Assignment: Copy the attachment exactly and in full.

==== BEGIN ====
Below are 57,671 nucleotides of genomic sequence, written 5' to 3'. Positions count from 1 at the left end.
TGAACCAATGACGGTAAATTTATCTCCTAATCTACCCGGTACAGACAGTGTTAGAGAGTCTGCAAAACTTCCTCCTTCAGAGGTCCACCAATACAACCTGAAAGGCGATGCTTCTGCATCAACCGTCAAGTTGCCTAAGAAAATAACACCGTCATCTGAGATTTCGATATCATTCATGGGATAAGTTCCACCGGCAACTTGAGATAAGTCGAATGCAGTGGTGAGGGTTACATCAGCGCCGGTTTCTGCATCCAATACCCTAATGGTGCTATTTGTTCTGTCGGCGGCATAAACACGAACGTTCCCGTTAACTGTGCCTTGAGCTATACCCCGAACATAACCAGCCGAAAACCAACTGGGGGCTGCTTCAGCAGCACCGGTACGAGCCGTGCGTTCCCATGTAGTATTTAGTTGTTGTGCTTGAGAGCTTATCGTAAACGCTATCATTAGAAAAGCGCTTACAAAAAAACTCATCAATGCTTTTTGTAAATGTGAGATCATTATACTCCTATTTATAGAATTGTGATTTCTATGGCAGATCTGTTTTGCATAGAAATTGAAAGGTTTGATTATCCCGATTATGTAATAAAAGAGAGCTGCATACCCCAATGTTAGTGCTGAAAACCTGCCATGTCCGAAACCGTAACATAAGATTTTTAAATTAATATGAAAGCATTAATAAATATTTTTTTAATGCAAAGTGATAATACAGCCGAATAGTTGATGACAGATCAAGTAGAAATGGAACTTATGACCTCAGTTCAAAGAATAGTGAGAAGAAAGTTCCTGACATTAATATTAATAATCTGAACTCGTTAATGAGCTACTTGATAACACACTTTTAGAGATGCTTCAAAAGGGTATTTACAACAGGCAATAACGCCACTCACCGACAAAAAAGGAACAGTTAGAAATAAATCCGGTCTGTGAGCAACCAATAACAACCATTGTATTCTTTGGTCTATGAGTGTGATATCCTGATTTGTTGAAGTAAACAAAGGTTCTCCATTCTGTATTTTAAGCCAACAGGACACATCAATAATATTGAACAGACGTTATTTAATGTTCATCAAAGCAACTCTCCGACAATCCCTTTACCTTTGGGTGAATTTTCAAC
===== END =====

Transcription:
Below are 57,671 nucleotides of genomic sequence, written 5' to 3'. Positions count from 1 at the left end.
TGAACCAATGACGGTAAATTTATCTCCTAATCTACCCGGTACAGACAGTGTTAGAGAGTCTGCAAAACTTCCTCCTTCAGAGGTCCACCAATACAACCTGAAAGGCGATGCTTCTGCATCAACCGTCAAGTTGCCTAAGAAAATAACACCGTCATCTGAGATTTCGATATCATTCATGGGATAAGTTCCACCGGCAACTTGAGATAAGTCGAATGCAGTGGTGAGGGTTACATCAGCGCCGGTTTCTGCATCCAATACCCTAATGGTGCTATTTGTTCTGTCGGCGGCATAAACACGAACGTTCCCGTTAACTGTGCCTTGAGCTATACCCCGAACATAACCAGCCGAAAACCAACTGGGGGCTGCTTCAGCAGCACCGGTACGAGCCGTGCGTTCCCATGTAGTATTTAGTTGTTGTGCTTGAGAGCTTATCGTAAACGCTATCATTAGAAAAGCGCTTACAAAAAAACTCATCAATGCTTTTTGTAAATGTGAGATCATTATACTCCTATTTATAGAATTGTGATTTCTATGGCAGATCTGTTTTGCATAGAAATTGAAAGGTTTGATTATCCCGATTATGTAATAAAAGAGAGCTGCATACCCCAATGTTAGTGCTGAAAACCTGCCATGTCCGAAACCGTAACATAAGATTTTTAAATTAATATGAAAGCATTAATAAATATTTTTTTAATGCAAAGTGATAATACAGCCGAATAGTTGATGACAGATCAAGTAGAAATGGAACTTATGACCTCAGTTCAAAGAATAGTGAGAAGAAAGTTCCTGACATTAATATTAATAATCTGAACTCGTTAATGAGCTACTTGATAACACACTTTTAGAGATGCTTCAAAAGGGTATTTACAACAGGCAATAACGCCACTCACCGACAAAAAAGGAACAGTTAGAAATAAATCCGGTCTGTGAGCAACCAATAACAACCATTGTATTCTTTGGTCTATGAGTGTGATATCCTGATTTGTTGAAGTAAACAAAGGTTCTCCATTCTGTATTTTAAGCCAACAGGACACATCAATAATATTGAACAGACGTTATTTAATGTTCATCAAAGCAACTCTCCGACAATCCCTTTACCTTTGGGTGAATTTTCAAC